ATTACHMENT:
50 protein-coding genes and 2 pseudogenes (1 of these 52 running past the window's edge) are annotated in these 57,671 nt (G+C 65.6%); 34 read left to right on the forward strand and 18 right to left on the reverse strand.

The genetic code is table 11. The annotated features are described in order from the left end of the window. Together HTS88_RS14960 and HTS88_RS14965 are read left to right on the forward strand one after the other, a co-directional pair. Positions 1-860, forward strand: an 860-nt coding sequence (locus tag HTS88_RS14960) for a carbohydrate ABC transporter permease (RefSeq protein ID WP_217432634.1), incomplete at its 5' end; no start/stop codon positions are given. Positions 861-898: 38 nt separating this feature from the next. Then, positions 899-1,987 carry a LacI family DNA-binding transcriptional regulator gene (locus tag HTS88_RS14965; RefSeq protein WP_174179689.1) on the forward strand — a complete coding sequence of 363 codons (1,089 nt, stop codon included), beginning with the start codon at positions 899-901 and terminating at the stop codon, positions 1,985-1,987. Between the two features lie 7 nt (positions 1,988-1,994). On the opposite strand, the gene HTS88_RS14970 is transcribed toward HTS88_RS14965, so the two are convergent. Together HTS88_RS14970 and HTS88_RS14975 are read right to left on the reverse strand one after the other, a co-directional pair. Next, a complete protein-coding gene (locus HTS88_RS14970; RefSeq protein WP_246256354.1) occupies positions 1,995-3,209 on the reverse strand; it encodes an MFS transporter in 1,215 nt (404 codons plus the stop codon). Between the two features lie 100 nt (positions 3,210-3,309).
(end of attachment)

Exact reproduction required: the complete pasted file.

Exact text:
50 protein-coding genes and 2 pseudogenes (1 of these 52 running past the window's edge) are annotated in these 57,671 nt (G+C 65.6%); 34 read left to right on the forward strand and 18 right to left on the reverse strand.

The genetic code is table 11. The annotated features are described in order from the left end of the window. Together HTS88_RS14960 and HTS88_RS14965 are read left to right on the forward strand one after the other, a co-directional pair. Positions 1-860, forward strand: an 860-nt coding sequence (locus tag HTS88_RS14960) for a carbohydrate ABC transporter permease (RefSeq protein ID WP_217432634.1), incomplete at its 5' end; no start/stop codon positions are given. Positions 861-898: 38 nt separating this feature from the next. Then, positions 899-1,987 carry a LacI family DNA-binding transcriptional regulator gene (locus tag HTS88_RS14965; RefSeq protein WP_174179689.1) on the forward strand — a complete coding sequence of 363 codons (1,089 nt, stop codon included), beginning with the start codon at positions 899-901 and terminating at the stop codon, positions 1,985-1,987. Between the two features lie 7 nt (positions 1,988-1,994). On the opposite strand, the gene HTS88_RS14970 is transcribed toward HTS88_RS14965, so the two are convergent. Together HTS88_RS14970 and HTS88_RS14975 are read right to left on the reverse strand one after the other, a co-directional pair. Next, a complete protein-coding gene (locus HTS88_RS14970; RefSeq protein WP_246256354.1) occupies positions 1,995-3,209 on the reverse strand; it encodes an MFS transporter in 1,215 nt (404 codons plus the stop codon). Between the two features lie 100 nt (positions 3,210-3,309).